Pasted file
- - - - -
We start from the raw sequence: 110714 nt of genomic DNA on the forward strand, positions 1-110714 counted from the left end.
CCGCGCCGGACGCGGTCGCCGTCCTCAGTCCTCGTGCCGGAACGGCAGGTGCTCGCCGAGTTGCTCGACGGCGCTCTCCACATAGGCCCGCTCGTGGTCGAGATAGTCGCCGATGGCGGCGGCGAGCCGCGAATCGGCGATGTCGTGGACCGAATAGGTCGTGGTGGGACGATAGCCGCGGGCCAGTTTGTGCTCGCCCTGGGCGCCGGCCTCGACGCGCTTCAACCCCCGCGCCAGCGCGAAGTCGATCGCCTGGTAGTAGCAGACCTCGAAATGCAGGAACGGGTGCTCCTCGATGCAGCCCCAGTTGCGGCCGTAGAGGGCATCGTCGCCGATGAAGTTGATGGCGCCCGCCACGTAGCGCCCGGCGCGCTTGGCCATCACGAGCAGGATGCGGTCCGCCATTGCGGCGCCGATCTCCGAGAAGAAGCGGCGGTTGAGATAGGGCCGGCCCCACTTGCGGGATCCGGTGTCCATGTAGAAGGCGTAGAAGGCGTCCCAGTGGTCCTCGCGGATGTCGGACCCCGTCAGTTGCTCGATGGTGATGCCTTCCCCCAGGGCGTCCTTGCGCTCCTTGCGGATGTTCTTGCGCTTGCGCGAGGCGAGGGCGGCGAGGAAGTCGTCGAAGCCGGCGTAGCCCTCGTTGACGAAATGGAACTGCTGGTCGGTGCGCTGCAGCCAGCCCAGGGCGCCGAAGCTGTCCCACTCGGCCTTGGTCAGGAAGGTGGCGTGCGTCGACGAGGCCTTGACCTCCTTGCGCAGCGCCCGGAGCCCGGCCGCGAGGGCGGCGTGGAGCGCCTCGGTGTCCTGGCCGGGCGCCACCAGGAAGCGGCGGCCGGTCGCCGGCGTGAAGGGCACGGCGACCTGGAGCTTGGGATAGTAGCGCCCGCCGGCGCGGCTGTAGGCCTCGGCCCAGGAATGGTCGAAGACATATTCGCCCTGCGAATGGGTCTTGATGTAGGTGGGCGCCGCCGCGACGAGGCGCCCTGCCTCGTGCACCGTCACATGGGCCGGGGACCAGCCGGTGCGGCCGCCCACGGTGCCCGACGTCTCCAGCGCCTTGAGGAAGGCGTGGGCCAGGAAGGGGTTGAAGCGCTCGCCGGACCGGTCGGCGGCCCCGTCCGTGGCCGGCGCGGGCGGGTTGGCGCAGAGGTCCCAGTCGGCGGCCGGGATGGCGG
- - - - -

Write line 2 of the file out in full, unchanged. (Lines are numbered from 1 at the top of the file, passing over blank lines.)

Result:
CCGCGCCGGACGCGGTCGCCGTCCTCAGTCCTCGTGCCGGAACGGCAGGTGCTCGCCGAGTTGCTCGACGGCGCTCTCCACATAGGCCCGCTCGTGGTCGAGATAGTCGCCGATGGCGGCGGCGAGCCGCGAATCGGCGATGTCGTGGACCGAATAGGTCGTGGTGGGACGATAGCCGCGGGCCAGTTTGTGCTCGCCCTGGGCGCCGGCCTCGACGCGCTTCAACCCCCGCGCCAGCGCGAAGTCGATCGCCTGGTAGTAGCAGACCTCGAAATGCAGGAACGGGTGCTCCTCGATGCAGCCCCAGTTGCGGCCGTAGAGGGCATCGTCGCCGATGAAGTTGATGGCGCCCGCCACGTAGCGCCCGGCGCGCTTGGCCATCACGAGCAGGATGCGGTCCGCCATTGCGGCGCCGATCTCCGAGAAGAAGCGGCGGTTGAGATAGGGCCGGCCCCACTTGCGGGATCCGGTGTCCATGTAGAAGGCGTAGAAGGCGTCCCAGTGGTCCTCGCGGATGTCGGACCCCGTCAGTTGCTCGATGGTGATGCCTTCCCCCAGGGCGTCCTTGCGCTCCTTGCGGATGTTCTTGCGCTTGCGCGAGGCGAGGGCGGCGAGGAAGTCGTCGAAGCCGGCGTAGCCCTCGTTGACGAAATGGAACTGCTGGTCGGTGCGCTGCAGCCAGCCCAGGGCGCCGAAGCTGTCCCACTCGGCCTTGGTCAGGAAGGTGGCGTGCGTCGACGAGGCCTTGACCTCCTTGCGCAGCGCCCGGAGCCCGGCCGCGAGGGCGGCGTGGAGCGCCTCGGTGTCCTGGCCGGGCGCCACCAGGAAGCGGCGGCCGGTCGCCGGCGTGAAGGGCACGGCGACCTGGAGCTTGGGATAGTAGCGCCCGCCGGCGCGGCTGTAGGCCTCGGCCCAGGAATGGTCGAAGACATATTCGCCCTGCGAATGGGTCTTGATGTAGGTGGGCGCCGCCGCGACGAGGCGCCCTGCCTCGTGCACCGTCACATGGGCCGGGGACCAGCCGGTGCGGCCGCCCACGGTGCCCGACGTCTCCAGCGCCTTGAGGAAGGCGTGGGCCAGGAAGGGGTTGAAGCGCTCGCCGGACCGGTCGGCGGCCCCGTCCGTGGCCGGCGCGGGCGGGTTGGCGCAGAGGTCCCAGTCGGCGGCCGGGATGGCGG